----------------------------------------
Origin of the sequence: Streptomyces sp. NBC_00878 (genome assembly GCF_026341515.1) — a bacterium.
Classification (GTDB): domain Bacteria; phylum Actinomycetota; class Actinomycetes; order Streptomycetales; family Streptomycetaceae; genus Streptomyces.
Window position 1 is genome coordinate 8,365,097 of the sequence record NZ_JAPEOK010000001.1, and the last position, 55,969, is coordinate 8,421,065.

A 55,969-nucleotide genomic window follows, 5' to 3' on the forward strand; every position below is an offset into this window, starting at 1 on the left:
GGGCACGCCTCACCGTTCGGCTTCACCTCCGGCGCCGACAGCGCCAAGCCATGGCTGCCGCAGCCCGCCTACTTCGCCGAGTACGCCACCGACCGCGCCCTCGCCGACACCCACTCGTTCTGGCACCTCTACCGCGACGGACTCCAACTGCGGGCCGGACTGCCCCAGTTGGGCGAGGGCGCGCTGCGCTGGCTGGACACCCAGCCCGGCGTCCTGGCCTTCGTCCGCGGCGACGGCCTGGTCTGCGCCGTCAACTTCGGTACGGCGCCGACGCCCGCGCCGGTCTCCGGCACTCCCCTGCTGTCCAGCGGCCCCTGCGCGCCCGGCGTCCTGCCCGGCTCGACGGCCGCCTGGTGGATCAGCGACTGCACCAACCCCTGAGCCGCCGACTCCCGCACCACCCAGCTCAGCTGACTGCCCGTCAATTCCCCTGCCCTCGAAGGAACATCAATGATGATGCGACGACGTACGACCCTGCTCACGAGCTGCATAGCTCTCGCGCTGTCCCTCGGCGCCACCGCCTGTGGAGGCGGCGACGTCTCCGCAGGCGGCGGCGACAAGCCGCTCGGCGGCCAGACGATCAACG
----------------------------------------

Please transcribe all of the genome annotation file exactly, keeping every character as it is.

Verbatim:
Origin of the sequence: Streptomyces sp. NBC_00878 (genome assembly GCF_026341515.1) — a bacterium.
Classification (GTDB): domain Bacteria; phylum Actinomycetota; class Actinomycetes; order Streptomycetales; family Streptomycetaceae; genus Streptomyces.
Window position 1 is genome coordinate 8,365,097 of the sequence record NZ_JAPEOK010000001.1, and the last position, 55,969, is coordinate 8,421,065.

A 55,969-nucleotide genomic window follows, 5' to 3' on the forward strand; every position below is an offset into this window, starting at 1 on the left:
GGGCACGCCTCACCGTTCGGCTTCACCTCCGGCGCCGACAGCGCCAAGCCATGGCTGCCGCAGCCCGCCTACTTCGCCGAGTACGCCACCGACCGCGCCCTCGCCGACACCCACTCGTTCTGGCACCTCTACCGCGACGGACTCCAACTGCGGGCCGGACTGCCCCAGTTGGGCGAGGGCGCGCTGCGCTGGCTGGACACCCAGCCCGGCGTCCTGGCCTTCGTCCGCGGCGACGGCCTGGTCTGCGCCGTCAACTTCGGTACGGCGCCGACGCCCGCGCCGGTCTCCGGCACTCCCCTGCTGTCCAGCGGCCCCTGCGCGCCCGGCGTCCTGCCCGGCTCGACGGCCGCCTGGTGGATCAGCGACTGCACCAACCCCTGAGCCGCCGACTCCCGCACCACCCAGCTCAGCTGACTGCCCGTCAATTCCCCTGCCCTCGAAGGAACATCAATGATGATGCGACGACGTACGACCCTGCTCACGAGCTGCATAGCTCTCGCGCTGTCCCTCGGCGCCACCGCCTGTGGAGGCGGCGACGTCTCCGCAGGCGGCGGCGACAAGCCGCTCGGCGGCCAGACGATCAACG